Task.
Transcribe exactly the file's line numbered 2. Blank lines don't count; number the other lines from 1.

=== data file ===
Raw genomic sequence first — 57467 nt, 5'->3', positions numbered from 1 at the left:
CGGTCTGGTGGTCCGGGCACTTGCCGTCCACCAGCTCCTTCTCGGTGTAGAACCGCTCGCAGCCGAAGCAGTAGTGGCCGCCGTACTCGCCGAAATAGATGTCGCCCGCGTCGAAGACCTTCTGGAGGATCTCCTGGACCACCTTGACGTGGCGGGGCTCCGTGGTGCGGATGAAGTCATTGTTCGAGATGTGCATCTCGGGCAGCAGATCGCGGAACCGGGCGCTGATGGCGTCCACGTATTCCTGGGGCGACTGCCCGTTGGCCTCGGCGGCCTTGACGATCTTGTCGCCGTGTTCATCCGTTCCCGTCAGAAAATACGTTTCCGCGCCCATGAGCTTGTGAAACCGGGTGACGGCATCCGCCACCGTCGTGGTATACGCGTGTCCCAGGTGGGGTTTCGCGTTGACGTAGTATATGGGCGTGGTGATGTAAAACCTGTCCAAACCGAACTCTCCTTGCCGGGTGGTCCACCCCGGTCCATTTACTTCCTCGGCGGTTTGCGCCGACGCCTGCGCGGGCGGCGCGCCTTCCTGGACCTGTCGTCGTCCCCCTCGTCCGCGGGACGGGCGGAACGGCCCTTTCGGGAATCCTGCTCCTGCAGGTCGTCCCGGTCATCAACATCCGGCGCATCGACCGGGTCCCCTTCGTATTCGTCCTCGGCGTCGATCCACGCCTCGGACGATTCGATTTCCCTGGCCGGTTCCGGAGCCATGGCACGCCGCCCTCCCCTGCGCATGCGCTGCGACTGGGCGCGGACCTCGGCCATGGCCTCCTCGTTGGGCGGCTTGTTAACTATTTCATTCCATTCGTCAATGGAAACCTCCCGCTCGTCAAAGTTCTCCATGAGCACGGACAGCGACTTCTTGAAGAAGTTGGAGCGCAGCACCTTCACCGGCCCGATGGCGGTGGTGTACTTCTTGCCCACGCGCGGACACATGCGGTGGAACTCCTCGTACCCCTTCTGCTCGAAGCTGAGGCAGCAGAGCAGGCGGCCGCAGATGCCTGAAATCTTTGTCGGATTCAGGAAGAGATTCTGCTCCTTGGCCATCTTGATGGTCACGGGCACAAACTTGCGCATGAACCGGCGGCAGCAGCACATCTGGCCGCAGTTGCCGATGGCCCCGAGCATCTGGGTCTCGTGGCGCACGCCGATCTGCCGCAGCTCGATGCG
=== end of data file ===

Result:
CGGTCTGGTGGTCCGGGCACTTGCCGTCCACCAGCTCCTTCTCGGTGTAGAACCGCTCGCAGCCGAAGCAGTAGTGGCCGCCGTACTCGCCGAAATAGATGTCGCCCGCGTCGAAGACCTTCTGGAGGATCTCCTGGACCACCTTGACGTGGCGGGGCTCCGTGGTGCGGATGAAGTCATTGTTCGAGATGTGCATCTCGGGCAGCAGATCGCGGAACCGGGCGCTGATGGCGTCCACGTATTCCTGGGGCGACTGCCCGTTGGCCTCGGCGGCCTTGACGATCTTGTCGCCGTGTTCATCCGTTCCCGTCAGAAAATACGTTTCCGCGCCCATGAGCTTGTGAAACCGGGTGACGGCATCCGCCACCGTCGTGGTATACGCGTGTCCCAGGTGGGGTTTCGCGTTGACGTAGTATATGGGCGTGGTGATGTAAAACCTGTCCAAACCGAACTCTCCTTGCCGGGTGGTCCACCCCGGTCCATTTACTTCCTCGGCGGTTTGCGCCGACGCCTGCGCGGGCGGCGCGCCTTCCTGGACCTGTCGTCGTCCCCCTCGTCCGCGGGACGGGCGGAACGGCCCTTTCGGGAATCCTGCTCCTGCAGGTCGTCCCGGTCATCAACATCCGGCGCATCGACCGGGTCCCCTTCGTATTCGTCCTCGGCGTCGATCCACGCCTCGGACGATTCGATTTCCCTGGCCGGTTCCGGAGCCATGGCACGCCGCCCTCCCCTGCGCATGCGCTGCGACTGGGCGCGGACCTCGGCCATGGCCTCCTCGTTGGGCGGCTTGTTAACTATTTCATTCCATTCGTCAATGGAAACCTCCCGCTCGTCAAAGTTCTCCATGAGCACGGACAGCGACTTCTTGAAGAAGTTGGAGCGCAGCACCTTCACCGGCCCGATGGCGGTGGTGTACTTCTTGCCCACGCGCGGACACATGCGGTGGAACTCCTCGTACCCCTTCTGCTCGAAGCTGAGGCAGCAGAGCAGGCGGCCGCAGATGCCTGAAATCTTTGTCGGATTCAGGAAGAGATTCTGCTCCTTGGCCATCTTGATGGTCACGGGCACAAACTTGCGCATGAACCGGCGGCAGCAGCACATCTGGCCGCAGTTGCCGATGGCCCCGAGCATCTGGGTCTCGTGGCGCACGCCGATCTGCCGCAGCTCGATGCG